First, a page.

Imagine entering your favorite store, and you recognize a breeze of cinnamon and vanilla in the air. A feeling of warmth strikes you.
In the next aisle, you find the product category (e.g., pullovers in apparel) of your choice with premium and non-premium product options.
What do you think about your product choice?
Researchers found that warm scents make customers perceive a greater sense of social density (i.e., it appears more crowded), making them feel more powerless.
To compensate for this powerlessness, customers resort to purchasing premium products to underscore their social status and restore their perceived power (technical term "power-compensatory preferences").
A higher product price serves as a means to signal a higher social status.
The researchers found in multiple studies involving actual customer purchases that warm scent (cinnamon, vanilla) vs. cool scent (peppermint) changed customer behavior.
More specifically, when customers were exposed to warm scents (vs. cool scents)
- they spent a more money on premium brands,
- bought more items per trip, and
- spent more money overall.
What does it mean for your business?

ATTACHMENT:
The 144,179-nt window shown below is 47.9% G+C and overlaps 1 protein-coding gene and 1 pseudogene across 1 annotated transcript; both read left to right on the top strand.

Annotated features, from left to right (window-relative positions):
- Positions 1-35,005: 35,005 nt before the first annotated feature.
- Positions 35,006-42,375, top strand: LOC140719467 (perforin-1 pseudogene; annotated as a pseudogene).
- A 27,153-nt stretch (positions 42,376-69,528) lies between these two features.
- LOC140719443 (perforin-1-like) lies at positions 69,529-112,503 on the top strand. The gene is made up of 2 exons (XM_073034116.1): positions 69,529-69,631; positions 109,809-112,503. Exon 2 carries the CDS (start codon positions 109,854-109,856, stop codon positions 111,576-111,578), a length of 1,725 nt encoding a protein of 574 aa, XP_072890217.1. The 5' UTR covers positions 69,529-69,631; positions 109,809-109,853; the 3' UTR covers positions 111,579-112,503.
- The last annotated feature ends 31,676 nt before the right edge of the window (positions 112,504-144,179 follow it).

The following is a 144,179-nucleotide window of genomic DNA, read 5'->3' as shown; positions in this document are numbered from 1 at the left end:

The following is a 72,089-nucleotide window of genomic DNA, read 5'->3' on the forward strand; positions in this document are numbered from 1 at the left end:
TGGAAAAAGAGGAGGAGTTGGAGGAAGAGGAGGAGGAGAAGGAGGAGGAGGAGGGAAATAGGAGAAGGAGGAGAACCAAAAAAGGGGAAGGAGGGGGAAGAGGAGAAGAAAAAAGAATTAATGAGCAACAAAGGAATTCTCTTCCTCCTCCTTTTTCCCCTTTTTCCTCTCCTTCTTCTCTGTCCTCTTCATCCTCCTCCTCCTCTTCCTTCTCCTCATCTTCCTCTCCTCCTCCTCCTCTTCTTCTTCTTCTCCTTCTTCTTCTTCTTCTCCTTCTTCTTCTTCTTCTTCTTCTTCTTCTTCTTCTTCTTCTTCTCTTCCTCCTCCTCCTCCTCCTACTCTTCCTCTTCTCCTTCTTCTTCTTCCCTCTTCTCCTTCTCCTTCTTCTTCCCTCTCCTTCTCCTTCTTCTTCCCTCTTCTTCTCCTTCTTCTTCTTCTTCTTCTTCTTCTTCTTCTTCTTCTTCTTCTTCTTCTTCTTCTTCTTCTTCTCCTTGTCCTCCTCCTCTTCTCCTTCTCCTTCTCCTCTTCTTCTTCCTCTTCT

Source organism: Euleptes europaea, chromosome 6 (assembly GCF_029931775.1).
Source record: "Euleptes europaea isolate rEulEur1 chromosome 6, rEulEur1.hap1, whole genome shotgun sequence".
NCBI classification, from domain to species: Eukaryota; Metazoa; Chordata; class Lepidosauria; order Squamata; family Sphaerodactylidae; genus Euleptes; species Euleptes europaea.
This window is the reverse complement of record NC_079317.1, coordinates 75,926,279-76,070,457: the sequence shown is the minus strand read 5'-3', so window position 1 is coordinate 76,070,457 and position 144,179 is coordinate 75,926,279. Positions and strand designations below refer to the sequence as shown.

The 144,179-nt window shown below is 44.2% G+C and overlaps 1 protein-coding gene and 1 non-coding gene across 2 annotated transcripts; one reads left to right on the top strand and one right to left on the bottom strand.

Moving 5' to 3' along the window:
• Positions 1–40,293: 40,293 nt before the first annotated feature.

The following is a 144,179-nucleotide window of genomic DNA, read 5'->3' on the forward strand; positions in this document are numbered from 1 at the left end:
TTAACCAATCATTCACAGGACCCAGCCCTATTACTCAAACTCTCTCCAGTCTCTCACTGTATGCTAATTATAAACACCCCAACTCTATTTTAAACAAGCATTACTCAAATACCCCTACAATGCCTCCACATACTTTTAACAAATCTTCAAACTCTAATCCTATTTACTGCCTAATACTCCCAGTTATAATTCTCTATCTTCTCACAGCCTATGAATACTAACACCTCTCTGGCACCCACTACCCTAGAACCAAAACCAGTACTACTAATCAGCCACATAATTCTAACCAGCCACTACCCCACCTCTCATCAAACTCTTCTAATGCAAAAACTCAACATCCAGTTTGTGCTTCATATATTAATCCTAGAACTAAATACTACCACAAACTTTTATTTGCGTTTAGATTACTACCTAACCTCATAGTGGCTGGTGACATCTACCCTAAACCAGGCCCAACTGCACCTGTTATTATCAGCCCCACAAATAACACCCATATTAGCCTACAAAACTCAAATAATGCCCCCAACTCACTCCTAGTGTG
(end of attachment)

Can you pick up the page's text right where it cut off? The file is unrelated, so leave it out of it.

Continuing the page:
If you have a portfolio of mixed products/ brands or a luxury brand store, set up essential oil diffusers in your environment to nudge customers towards status-inducing product choices.
What do oil diffusers and rude salespeople have in common?
Another study found that rude sales representatives might have a similar effect as oil diffusers: The rudeness makes customers feel powerless, so they develop a need to restore their social status and power. These "power-compensatory preferences" make customers more likely to buy premium and luxury products.
What does it mean for your business and for the hiring policies of your sales managers?
I don't know – I am just sharing insights here 🙂
Madzharov, Adriana V., Lauren G. Block and Maureen Morrin (2015). The Cool Scent of Power: Effects of Ambient Scent on Consumer Preferences and Choice Behavior. Journal of Marketing, 79(1), 83-96.
Ward, Morgan K. and Darren W. Dahl (2014), “Should the Devil Sell Prada? Retail Rejection Increases Aspiring Consumers’ Desire for the Brand,” Journal of Consumer Research, 41 (3), 590–609.